Private equity investments in target date funds: The DOL weighs in - J.P. Morgan Asset Management

Private equity investments in target date funds: The DOL weighs in

Contributor Dan Notto

On June 3, the Department of Labor (DOL) published an information letter confirming that the Employee Retirement Income Security Act (ERISA) does not prohibit defined contribution (DC) plan fiduciaries from offering asset allocation funds (e.g., target date funds) that include a private equity (PE) component.1 However, the DOL letter highlights some of the important differences between PE and typical public market investments—differences that fiduciaries should understand. In addition, the DOL describes issues fiduciaries should consider when determining whether to include PE in an asset allocation fund offered to DC plan participants.


Including private equity in asset allocation funds is not new. For several years, a small number of 401(k) plan sponsors have been offering custom target date funds with an allocation to PE. But after two lawsuits were filed against one large plan sponsor, claiming that the inclusion of PE in its target date funds was imprudent, other sponsors were concerned about potential fiduciary liability if they added PE to their target date funds.

The DOL information letter was requested by two firms that have developed collective investment trusts that invest in private equity, but other groups also have asked the DOL to issue guidance on the issue. In addition, there is a COVID-19 angle to the timing of this guidance. As the DOL noted in its news release about the information letter, the president had issued an executive order directing federal agencies “to remove barriers to the greatest engine of economic prosperity the world has ever known: the innovation, initiative and drive of the American people” to “overcome the effects the virus has had on our economy.”

PE vs. public market investments

The DOL notes that there are differences between a fiduciary’s decision to include private equity in a professionally managed defined benefit plan and including it as a component of an asset allocation fund offered to participants in DC plans. Compared with public market investments included on a DC plan menu, PE investments tend to be more complex, with longer time horizons; they are typically less liquid and are subject to different regulatory disclosure rules. In addition, the valuation of PE investments is more complex, and their fees are typically higher.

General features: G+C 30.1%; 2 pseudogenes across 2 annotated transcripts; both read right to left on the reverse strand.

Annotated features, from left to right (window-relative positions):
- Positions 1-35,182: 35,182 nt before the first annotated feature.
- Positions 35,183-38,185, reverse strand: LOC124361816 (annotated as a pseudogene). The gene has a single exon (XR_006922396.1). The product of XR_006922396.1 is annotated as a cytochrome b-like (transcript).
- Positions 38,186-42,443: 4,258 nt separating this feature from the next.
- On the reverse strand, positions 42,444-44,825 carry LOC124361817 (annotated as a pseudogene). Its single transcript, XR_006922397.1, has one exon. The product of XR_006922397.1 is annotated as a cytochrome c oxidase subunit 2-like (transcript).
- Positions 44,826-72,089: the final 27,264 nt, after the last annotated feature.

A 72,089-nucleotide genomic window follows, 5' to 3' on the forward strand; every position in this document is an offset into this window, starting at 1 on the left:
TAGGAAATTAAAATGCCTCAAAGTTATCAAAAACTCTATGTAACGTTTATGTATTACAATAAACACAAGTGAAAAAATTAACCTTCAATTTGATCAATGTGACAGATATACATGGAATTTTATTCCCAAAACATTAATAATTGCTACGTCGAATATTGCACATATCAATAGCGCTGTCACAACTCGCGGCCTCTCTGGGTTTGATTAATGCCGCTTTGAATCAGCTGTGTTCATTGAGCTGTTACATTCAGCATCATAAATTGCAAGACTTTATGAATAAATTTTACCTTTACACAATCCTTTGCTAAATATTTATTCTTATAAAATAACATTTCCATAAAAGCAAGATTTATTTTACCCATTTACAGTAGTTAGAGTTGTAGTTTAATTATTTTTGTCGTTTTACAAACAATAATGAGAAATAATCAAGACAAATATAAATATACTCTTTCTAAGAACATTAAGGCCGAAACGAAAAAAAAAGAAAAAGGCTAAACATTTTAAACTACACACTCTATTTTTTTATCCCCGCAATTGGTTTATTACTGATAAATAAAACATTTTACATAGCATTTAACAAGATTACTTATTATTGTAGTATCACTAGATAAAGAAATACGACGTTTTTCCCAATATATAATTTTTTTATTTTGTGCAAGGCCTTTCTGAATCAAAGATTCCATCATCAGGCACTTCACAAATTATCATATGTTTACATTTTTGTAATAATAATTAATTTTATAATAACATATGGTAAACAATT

What DC fiduciaries should consider

When ERISA fiduciaries consider any investment for a DC plan menu, they must engage in an objective, thorough and analytical process. But the DOL highlights additional considerations for fiduciaries who are evaluating whether to include a fund that has an allocation to private equity. Fiduciaries should compare the fund with funds that do not include PE, keeping in mind the complexities associated with the PE component. In addition, fiduciaries should consider a number of questions, including:

  • Do fiduciaries have the skills, knowledge and experience to evaluate the fund, or should they seek assistance from a qualified investment professional?
  • Is the fund overseen by capable, experienced fiduciaries or investment professionals?
  • How does the inclusion of PE impact the fund’s expected return net of fees?
  • What are the limits on the portion of the fund that can be allocated to PE? The DOL notes that SEC rules impose a 15% limit on illiquid investments in mutual funds.
  • How does the fund handle valuation issues?
  • Does the fund provide liquidity to permit participants to take distributions and make exchanges among other plan investments?
  • Does the fund align with participant characteristics and needs? On this point, the DOL refers to its fact sheet “Target Date Retirement Funds—Tips for ERISA Plan Fiduciaries.”2
  • Will participants be given adequate information about the fund, especially if the fund will be a component of the plan’s qualified default investment alternative?

Choosing an appropriate private equity manager is also important, given the wide variability of manager performance net of fees. And fiduciaries must periodically review the fund to determine whether it continues to be prudent and in the best interests of participants.

A road map for fiduciaries considering PE or other private investments

In its PE information letter, the DOL lays out the issues prudent fiduciaries should consider and the questions they should ask when thinking about incorporating PE into an asset allocation fund—essentially, providing a road map for a process for fiduciaries to follow. But the process the DOL describes could also be helpful for DC fiduciaries considering target date funds that incorporate other private investments, such as direct real estate.

Although an information letter from the DOL does not carry the same weight as a regulation, courts generally give deference to a regulatory agency’s views on matters within its authority and expertise. So following the due diligence path the DOL outlines in the information letter may also help convince a court that the fiduciaries lived up to ERISA’s standards in the event participants bring a lawsuit claiming fiduciaries were imprudent.

Now that the DOL has publicly confirmed that PE can be a component of an asset allocation fund, some DC plan sponsors who were leery of the fiduciary risk of including private equity in their plans’ target date funds may decide to reconsider the idea. But whether many plan sponsors go forward with incorporating PE into their target date or other asset allocation funds remains to be seen.


1 U.S. Department of Labor Information Letter 06-03-2020, available at

2 U.S. Department of Labor, February 2013, available at